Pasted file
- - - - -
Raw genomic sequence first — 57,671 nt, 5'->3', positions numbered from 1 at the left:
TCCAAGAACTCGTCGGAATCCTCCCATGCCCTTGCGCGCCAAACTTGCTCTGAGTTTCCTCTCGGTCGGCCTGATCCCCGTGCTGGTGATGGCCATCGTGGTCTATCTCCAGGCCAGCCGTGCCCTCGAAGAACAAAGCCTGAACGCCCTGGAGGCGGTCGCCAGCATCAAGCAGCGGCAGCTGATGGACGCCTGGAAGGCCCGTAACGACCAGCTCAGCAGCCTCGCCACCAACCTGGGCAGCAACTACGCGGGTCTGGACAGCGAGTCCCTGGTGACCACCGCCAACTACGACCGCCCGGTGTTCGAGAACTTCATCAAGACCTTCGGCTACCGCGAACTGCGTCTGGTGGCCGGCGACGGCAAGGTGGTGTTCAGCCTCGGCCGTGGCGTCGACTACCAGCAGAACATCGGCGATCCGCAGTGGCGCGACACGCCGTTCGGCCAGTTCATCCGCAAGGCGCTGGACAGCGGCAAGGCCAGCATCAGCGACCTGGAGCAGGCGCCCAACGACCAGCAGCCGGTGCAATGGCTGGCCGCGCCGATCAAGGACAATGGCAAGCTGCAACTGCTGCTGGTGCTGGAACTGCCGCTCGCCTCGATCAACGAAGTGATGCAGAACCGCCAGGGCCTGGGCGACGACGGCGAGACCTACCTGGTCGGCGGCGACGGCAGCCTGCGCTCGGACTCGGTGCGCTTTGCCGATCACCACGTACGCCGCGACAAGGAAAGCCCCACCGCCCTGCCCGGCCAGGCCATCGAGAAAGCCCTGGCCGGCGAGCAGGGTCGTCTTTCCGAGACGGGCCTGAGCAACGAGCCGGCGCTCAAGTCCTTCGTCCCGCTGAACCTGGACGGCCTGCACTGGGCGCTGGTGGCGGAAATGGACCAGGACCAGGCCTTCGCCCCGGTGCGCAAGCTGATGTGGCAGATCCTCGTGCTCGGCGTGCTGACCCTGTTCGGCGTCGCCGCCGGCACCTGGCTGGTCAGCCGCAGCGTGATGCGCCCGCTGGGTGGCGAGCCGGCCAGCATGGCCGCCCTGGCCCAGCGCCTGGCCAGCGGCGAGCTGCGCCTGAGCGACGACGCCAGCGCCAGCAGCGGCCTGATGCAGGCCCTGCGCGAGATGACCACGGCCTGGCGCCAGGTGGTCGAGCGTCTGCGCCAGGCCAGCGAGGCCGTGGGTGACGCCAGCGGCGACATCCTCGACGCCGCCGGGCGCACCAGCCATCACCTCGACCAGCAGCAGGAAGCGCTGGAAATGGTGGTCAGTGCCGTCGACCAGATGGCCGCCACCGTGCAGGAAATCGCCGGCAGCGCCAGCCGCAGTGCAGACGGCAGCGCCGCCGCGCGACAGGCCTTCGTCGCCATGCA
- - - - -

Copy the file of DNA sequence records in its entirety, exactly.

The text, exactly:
Raw genomic sequence first — 57,671 nt, 5'->3', positions numbered from 1 at the left:
TCCAAGAACTCGTCGGAATCCTCCCATGCCCTTGCGCGCCAAACTTGCTCTGAGTTTCCTCTCGGTCGGCCTGATCCCCGTGCTGGTGATGGCCATCGTGGTCTATCTCCAGGCCAGCCGTGCCCTCGAAGAACAAAGCCTGAACGCCCTGGAGGCGGTCGCCAGCATCAAGCAGCGGCAGCTGATGGACGCCTGGAAGGCCCGTAACGACCAGCTCAGCAGCCTCGCCACCAACCTGGGCAGCAACTACGCGGGTCTGGACAGCGAGTCCCTGGTGACCACCGCCAACTACGACCGCCCGGTGTTCGAGAACTTCATCAAGACCTTCGGCTACCGCGAACTGCGTCTGGTGGCCGGCGACGGCAAGGTGGTGTTCAGCCTCGGCCGTGGCGTCGACTACCAGCAGAACATCGGCGATCCGCAGTGGCGCGACACGCCGTTCGGCCAGTTCATCCGCAAGGCGCTGGACAGCGGCAAGGCCAGCATCAGCGACCTGGAGCAGGCGCCCAACGACCAGCAGCCGGTGCAATGGCTGGCCGCGCCGATCAAGGACAATGGCAAGCTGCAACTGCTGCTGGTGCTGGAACTGCCGCTCGCCTCGATCAACGAAGTGATGCAGAACCGCCAGGGCCTGGGCGACGACGGCGAGACCTACCTGGTCGGCGGCGACGGCAGCCTGCGCTCGGACTCGGTGCGCTTTGCCGATCACCACGTACGCCGCGACAAGGAAAGCCCCACCGCCCTGCCCGGCCAGGCCATCGAGAAAGCCCTGGCCGGCGAGCAGGGTCGTCTTTCCGAGACGGGCCTGAGCAACGAGCCGGCGCTCAAGTCCTTCGTCCCGCTGAACCTGGACGGCCTGCACTGGGCGCTGGTGGCGGAAATGGACCAGGACCAGGCCTTCGCCCCGGTGCGCAAGCTGATGTGGCAGATCCTCGTGCTCGGCGTGCTGACCCTGTTCGGCGTCGCCGCCGGCACCTGGCTGGTCAGCCGCAGCGTGATGCGCCCGCTGGGTGGCGAGCCGGCCAGCATGGCCGCCCTGGCCCAGCGCCTGGCCAGCGGCGAGCTGCGCCTGAGCGACGACGCCAGCGCCAGCAGCGGCCTGATGCAGGCCCTGCGCGAGATGACCACGGCCTGGCGCCAGGTGGTCGAGCGTCTGCGCCAGGCCAGCGAGGCCGTGGGTGACGCCAGCGGCGACATCCTCGACGCCGCCGGGCGCACCAGCCATCACCTCGACCAGCAGCAGGAAGCGCTGGAAATGGTGGTCAGTGCCGTCGACCAGATGGCCGCCACCGTGCAGGAAATCGCCGGCAGCGCCAGCCGCAGTGCAGACGGCAGCGCCGCCGCGCGACAGGCCTTCGTCGCCATGCA